Public service announcement: please note the very awesome and tasty oliebollenkraam on the Spuiplein (which has its own Facebook page!) looks to have relocated to the Grote Markt this year:
This is because of all the construction at the Spuiplein (article in Dutch, with photo), which seems to take over more and more space every week.
The Facebook page for the oliebollen stand says it should open on November 2nd. This is a very popular place to buy oliebollen. Oliebollen (literally “oil balls”) are sort of like donut balls, without any holes. They are typically served with raisins inside, unless you are a heretic like me that eats them plain. Here’s a look at how long the line gets on New Year’s Eve, back in 2014. This stand is popular! Or check out this 1 minute video.
And for the public transportation aficionados reading this (haha), the bus driving past is the old model – it is bus 61, which is a temporary line to take over tram 1 at least through the end of the year. They are busy doing work on the Scheveningseweg.
Check out the art featuring bottle caps in front of The Hague’s city hall:
And behind is the construction work for the Spui Forum on Spuiplein (an educational and cultural building — see this Dutch link or English link for more information and photos).
Categories: The Hague
Tags: Art, Centrum
Do you know anyone who enjoys folding paper planes? Then you should bring them to The Hague’s city hall for an exhibition on paper planes (!):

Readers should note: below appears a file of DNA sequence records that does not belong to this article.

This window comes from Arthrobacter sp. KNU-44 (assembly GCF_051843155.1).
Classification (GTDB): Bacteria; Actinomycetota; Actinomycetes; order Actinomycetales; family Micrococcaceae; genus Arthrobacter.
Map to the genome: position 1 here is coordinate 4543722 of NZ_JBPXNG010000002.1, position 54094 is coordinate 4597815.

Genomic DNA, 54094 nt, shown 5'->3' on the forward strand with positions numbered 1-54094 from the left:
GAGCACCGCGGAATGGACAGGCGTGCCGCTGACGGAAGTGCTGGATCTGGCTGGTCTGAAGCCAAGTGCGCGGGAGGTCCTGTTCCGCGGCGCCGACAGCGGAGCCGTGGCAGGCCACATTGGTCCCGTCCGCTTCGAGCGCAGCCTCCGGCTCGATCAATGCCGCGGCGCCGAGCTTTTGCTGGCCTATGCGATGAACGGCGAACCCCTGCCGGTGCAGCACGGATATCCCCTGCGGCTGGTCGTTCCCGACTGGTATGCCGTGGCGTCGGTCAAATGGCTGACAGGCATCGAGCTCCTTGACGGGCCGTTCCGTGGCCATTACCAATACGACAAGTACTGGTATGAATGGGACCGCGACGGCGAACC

You can also see each step of the folding progress and a stated degree in difficulty in making it:
In total there are 100 airplanes on display.
It definitely beats the simple planes I folded growing up, that’s for sure!
Over at VVV tourist information office, on the ground floor of the Central Library, you can find a rather special looking keychain of ‘Girl with the pearl earring’:
It looks pretty cool, although I can’t help but think she looks a bit annoyed at someone (in my opinion the shape of the dark brown eye piece makes it look like she is frowning).
Here’s a look at the actual painting on Wikipedia to compare.
As mentioned in my last blog post, Marco and I spent our 5th anniversary in Breda. One of the places we visited was the Grote Kerk (Church of Our Lady) which was built between 1410 (!) and 1547. The church serves as a mausoleum for the first generations of the Nassau family (a total of 17 family members being buried there). After the Spanish invaded Breda, the Nassau family began to use the Nieuwe Kerk (New Church) in Delft instead.
Here are some of the photos which I took of this magnificent church:
close up of prayer candles in a secluded part of the church